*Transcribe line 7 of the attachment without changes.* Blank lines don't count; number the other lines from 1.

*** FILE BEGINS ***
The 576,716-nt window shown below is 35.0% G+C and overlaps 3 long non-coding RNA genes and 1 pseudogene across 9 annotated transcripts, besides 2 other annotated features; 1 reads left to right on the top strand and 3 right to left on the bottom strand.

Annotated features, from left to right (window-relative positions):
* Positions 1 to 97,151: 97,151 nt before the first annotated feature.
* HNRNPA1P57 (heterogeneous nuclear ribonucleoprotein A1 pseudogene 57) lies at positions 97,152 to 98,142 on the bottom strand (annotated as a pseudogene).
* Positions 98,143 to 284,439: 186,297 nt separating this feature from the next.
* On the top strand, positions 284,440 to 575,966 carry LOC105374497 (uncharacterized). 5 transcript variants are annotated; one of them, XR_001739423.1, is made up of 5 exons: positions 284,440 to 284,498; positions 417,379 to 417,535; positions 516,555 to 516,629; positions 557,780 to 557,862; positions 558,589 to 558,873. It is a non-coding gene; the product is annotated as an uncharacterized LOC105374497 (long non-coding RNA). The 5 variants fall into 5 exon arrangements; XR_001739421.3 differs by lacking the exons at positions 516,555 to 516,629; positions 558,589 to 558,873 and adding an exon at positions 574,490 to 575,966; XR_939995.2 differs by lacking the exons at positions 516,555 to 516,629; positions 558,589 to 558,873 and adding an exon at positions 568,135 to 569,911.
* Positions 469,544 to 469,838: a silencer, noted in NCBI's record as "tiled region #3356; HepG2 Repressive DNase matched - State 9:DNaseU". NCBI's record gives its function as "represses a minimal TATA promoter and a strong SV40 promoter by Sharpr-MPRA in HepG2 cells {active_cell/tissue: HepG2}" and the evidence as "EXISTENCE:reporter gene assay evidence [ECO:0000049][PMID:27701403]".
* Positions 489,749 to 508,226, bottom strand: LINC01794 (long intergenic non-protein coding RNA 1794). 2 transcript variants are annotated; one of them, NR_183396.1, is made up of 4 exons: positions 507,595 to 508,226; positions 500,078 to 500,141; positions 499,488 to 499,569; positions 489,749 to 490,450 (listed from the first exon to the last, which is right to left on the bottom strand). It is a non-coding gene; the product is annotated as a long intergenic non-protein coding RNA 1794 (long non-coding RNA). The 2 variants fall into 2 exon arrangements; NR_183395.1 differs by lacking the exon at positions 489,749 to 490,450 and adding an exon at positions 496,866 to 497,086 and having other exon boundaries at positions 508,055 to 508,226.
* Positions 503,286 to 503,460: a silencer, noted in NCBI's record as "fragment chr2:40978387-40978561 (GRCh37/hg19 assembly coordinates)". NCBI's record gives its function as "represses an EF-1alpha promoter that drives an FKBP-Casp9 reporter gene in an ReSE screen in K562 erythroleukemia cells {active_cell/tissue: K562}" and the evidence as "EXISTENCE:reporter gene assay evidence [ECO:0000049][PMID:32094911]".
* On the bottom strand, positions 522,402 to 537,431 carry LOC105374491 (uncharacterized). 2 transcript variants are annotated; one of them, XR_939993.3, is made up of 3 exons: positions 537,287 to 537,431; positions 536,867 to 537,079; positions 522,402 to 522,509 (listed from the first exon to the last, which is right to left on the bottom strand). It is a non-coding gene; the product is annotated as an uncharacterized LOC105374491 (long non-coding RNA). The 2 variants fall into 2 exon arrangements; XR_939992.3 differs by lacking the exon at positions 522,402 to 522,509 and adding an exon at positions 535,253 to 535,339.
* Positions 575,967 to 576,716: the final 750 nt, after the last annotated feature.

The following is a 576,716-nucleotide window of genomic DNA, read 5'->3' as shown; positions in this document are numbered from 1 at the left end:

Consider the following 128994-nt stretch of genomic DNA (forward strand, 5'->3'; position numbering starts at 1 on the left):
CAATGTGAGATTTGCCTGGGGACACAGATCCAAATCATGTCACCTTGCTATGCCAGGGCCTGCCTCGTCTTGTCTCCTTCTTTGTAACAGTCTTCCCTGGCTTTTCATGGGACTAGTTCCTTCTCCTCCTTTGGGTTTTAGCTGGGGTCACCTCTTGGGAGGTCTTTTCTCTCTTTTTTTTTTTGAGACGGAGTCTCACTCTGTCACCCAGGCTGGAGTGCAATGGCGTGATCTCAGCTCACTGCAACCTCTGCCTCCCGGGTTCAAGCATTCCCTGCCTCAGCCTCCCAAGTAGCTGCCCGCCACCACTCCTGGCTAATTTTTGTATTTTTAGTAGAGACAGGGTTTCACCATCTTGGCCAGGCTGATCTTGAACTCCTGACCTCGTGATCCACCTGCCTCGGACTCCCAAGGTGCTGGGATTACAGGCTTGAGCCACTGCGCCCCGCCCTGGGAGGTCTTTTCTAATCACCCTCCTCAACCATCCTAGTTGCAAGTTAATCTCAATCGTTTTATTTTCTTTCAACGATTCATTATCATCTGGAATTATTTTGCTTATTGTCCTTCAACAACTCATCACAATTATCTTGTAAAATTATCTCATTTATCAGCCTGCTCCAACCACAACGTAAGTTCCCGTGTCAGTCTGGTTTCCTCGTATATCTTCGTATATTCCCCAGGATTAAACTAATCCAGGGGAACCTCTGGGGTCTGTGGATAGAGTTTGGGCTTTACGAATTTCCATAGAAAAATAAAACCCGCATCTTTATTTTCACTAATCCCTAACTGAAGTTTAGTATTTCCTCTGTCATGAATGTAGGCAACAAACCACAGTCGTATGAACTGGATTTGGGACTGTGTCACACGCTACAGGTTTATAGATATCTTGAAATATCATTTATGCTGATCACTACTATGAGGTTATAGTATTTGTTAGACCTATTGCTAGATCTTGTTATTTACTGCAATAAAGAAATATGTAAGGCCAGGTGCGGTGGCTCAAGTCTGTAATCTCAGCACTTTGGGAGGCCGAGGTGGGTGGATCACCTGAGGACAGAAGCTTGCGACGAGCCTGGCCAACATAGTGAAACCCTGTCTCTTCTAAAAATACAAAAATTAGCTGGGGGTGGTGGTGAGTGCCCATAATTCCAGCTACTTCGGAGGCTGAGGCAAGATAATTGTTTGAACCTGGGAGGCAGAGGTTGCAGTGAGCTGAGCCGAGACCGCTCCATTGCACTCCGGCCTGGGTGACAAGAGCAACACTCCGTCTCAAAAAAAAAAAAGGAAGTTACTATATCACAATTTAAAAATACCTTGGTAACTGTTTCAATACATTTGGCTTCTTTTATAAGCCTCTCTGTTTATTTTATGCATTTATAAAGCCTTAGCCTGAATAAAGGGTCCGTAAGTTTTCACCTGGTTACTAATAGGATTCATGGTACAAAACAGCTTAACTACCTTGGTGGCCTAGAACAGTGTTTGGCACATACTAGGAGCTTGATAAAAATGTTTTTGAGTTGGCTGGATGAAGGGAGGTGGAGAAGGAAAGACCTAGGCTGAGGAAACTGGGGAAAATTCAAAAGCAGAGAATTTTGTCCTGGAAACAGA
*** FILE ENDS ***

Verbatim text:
* Positions 469,544 to 469,838: a silencer, noted in NCBI's record as "tiled region #3356; HepG2 Repressive DNase matched - State 9:DNaseU". NCBI's record gives its function as "represses a minimal TATA promoter and a strong SV40 promoter by Sharpr-MPRA in HepG2 cells {active_cell/tissue: HepG2}" and the evidence as "EXISTENCE:reporter gene assay evidence [ECO:0000049][PMID:27701403]".